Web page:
7. My accent is nonrhotic. Oli, Pete and Stu all have rhotic accents. What defines a rhotic accent?
  8. The heat is on, the time is right. It's time for your to play your game. People are coming, everyone's trying, trying to be the best that they can, when they are what?
  9. Thomas Midgley Jr. was a US chemist who, among other achievements, developed two chemicals, one an additive for petrol, and the other used in fire extinguishers, polystyrene manufacture, and refrigeration. As a result of his inventions it has been said that he has had more impact on the atmosphere than any other single organism in the history of the Earth. What were the two chemicals?
  10. Where in China would you be if you were in places whose names translate as the following: a) North Capital, b) South Capital, c) On the sea, and d) Fragrant Harbour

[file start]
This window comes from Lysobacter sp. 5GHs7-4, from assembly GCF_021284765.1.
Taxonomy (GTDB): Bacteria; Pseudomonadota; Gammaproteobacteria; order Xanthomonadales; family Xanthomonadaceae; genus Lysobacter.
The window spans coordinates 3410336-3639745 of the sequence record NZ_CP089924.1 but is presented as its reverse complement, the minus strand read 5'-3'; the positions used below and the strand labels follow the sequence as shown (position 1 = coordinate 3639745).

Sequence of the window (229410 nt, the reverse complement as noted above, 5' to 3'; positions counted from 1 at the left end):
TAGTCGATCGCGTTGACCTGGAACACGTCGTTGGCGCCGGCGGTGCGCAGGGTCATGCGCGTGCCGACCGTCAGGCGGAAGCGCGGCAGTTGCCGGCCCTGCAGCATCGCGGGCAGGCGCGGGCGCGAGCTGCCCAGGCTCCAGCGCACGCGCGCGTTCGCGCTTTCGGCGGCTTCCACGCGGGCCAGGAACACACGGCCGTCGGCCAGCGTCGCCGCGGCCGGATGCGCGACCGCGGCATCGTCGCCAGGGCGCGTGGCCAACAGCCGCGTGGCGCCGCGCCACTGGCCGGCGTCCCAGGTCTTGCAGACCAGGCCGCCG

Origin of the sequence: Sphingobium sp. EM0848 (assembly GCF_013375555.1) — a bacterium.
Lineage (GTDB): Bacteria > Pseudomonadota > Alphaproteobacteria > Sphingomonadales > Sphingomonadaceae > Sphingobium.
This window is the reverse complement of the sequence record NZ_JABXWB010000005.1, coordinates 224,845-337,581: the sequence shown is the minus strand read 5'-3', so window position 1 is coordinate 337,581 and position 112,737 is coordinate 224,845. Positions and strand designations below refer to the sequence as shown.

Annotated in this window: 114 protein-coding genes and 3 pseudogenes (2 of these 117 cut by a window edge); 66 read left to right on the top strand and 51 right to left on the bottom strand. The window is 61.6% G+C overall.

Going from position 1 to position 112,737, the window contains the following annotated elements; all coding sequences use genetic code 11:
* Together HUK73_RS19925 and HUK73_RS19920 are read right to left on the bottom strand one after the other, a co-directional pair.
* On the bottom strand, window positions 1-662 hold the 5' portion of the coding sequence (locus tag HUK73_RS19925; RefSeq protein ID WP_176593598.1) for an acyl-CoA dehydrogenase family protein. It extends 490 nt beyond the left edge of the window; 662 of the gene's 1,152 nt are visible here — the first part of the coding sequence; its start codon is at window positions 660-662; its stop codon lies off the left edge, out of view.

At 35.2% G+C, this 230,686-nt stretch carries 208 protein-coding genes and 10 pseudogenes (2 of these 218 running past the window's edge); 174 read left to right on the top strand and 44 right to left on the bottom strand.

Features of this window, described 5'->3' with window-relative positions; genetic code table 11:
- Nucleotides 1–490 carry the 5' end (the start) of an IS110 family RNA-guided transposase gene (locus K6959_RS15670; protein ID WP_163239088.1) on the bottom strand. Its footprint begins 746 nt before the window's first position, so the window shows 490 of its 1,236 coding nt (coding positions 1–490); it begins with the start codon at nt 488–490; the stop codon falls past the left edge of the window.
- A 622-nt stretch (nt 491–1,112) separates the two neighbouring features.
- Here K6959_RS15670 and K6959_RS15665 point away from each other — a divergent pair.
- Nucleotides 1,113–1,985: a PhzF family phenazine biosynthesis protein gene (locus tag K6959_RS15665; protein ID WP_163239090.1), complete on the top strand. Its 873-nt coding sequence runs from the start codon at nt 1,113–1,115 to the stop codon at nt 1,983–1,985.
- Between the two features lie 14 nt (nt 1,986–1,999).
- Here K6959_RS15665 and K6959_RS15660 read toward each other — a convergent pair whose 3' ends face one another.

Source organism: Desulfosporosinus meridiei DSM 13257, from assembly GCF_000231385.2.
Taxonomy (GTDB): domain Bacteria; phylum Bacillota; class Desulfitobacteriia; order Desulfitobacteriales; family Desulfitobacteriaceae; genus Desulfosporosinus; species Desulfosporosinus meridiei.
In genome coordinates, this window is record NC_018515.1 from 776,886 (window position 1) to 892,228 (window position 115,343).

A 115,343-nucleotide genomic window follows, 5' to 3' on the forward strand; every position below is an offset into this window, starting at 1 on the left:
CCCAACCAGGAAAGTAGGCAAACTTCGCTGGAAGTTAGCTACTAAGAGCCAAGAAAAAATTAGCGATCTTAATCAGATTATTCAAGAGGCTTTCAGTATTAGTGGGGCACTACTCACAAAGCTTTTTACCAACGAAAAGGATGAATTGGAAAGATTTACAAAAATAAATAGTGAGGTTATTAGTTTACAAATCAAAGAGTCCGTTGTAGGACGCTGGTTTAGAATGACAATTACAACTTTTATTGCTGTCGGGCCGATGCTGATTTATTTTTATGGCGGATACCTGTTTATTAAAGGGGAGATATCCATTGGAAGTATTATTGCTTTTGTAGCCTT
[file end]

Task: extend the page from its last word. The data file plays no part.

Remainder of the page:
Round Two (Me, Stu, Ivan)

  1. Who, in 2002, became the first foreigner to be given honorary citizenship of South Korea?
  2. Political parties with this word in their name include an ultranationalist party in Russia, a centreright party in Australia, a centreground party in Japan, and a left wing party in Canada. What's the word?
  3. Which make of Mitsubishi is marketed as the Montero in Spain and Latin America, because its original name means wanker in spanish?
  4. What massive selling early 90s rock album links the films Cool Hand Luke, Vanishing Point and Terminator?
  5. Danny Cipriani has featured regularly in the showbiz columns of the popular press over the last month. His club Wasps, was hammered in their most recent Heineken European Cup game 41-11, but by which club?
  6. Which film, released in 1964, was given the title Hi-Hi-Hilfe in Germany?